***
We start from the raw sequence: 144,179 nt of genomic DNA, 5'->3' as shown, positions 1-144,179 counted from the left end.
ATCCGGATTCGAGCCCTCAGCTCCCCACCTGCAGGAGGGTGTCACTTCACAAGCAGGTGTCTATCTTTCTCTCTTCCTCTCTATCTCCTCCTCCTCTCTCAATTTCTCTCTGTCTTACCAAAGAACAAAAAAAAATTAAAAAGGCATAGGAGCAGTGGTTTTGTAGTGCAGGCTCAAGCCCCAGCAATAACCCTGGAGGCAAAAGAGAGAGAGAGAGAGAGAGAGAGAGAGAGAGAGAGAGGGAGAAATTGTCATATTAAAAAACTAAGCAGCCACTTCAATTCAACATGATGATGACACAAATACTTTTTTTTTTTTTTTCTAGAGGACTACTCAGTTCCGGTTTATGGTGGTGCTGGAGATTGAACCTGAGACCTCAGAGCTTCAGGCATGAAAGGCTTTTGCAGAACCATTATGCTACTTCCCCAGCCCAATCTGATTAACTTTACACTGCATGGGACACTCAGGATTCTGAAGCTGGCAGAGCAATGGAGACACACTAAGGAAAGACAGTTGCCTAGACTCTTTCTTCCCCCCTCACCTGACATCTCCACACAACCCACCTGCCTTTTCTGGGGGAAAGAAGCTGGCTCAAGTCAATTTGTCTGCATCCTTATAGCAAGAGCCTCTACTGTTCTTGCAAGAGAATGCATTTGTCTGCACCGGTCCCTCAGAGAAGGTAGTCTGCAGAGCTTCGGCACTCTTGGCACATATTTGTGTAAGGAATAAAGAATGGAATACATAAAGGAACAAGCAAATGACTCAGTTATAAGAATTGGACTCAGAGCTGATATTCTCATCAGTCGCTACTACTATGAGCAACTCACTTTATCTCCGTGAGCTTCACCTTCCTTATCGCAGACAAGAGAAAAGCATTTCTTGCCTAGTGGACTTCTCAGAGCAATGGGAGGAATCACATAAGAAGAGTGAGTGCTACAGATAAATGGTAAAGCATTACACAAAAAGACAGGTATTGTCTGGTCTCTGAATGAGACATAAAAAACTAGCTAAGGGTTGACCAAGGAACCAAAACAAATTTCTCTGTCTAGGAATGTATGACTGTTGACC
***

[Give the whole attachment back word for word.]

We start from the raw sequence: 144,179 nt of genomic DNA, 5'->3' as shown, positions 1-144,179 counted from the left end.
ATCCGGATTCGAGCCCTCAGCTCCCCACCTGCAGGAGGGTGTCACTTCACAAGCAGGTGTCTATCTTTCTCTCTTCCTCTCTATCTCCTCCTCCTCTCTCAATTTCTCTCTGTCTTACCAAAGAACAAAAAAAAATTAAAAAGGCATAGGAGCAGTGGTTTTGTAGTGCAGGCTCAAGCCCCAGCAATAACCCTGGAGGCAAAAGAGAGAGAGAGAGAGAGAGAGAGAGAGAGAGAGAGAGGGAGAAATTGTCATATTAAAAAACTAAGCAGCCACTTCAATTCAACATGATGATGACACAAATACTTTTTTTTTTTTTTTCTAGAGGACTACTCAGTTCCGGTTTATGGTGGTGCTGGAGATTGAACCTGAGACCTCAGAGCTTCAGGCATGAAAGGCTTTTGCAGAACCATTATGCTACTTCCCCAGCCCAATCTGATTAACTTTACACTGCATGGGACACTCAGGATTCTGAAGCTGGCAGAGCAATGGAGACACACTAAGGAAAGACAGTTGCCTAGACTCTTTCTTCCCCCCTCACCTGACATCTCCACACAACCCACCTGCCTTTTCTGGGGGAAAGAAGCTGGCTCAAGTCAATTTGTCTGCATCCTTATAGCAAGAGCCTCTACTGTTCTTGCAAGAGAATGCATTTGTCTGCACCGGTCCCTCAGAGAAGGTAGTCTGCAGAGCTTCGGCACTCTTGGCACATATTTGTGTAAGGAATAAAGAATGGAATACATAAAGGAACAAGCAAATGACTCAGTTATAAGAATTGGACTCAGAGCTGATATTCTCATCAGTCGCTACTACTATGAGCAACTCACTTTATCTCCGTGAGCTTCACCTTCCTTATCGCAGACAAGAGAAAAGCATTTCTTGCCTAGTGGACTTCTCAGAGCAATGGGAGGAATCACATAAGAAGAGTGAGTGCTACAGATAAATGGTAAAGCATTACACAAAAAGACAGGTATTGTCTGGTCTCTGAATGAGACATAAAAAACTAGCTAAGGGTTGACCAAGGAACCAAAACAAATTTCTCTGTCTAGGAATGTATGACTGTTGACC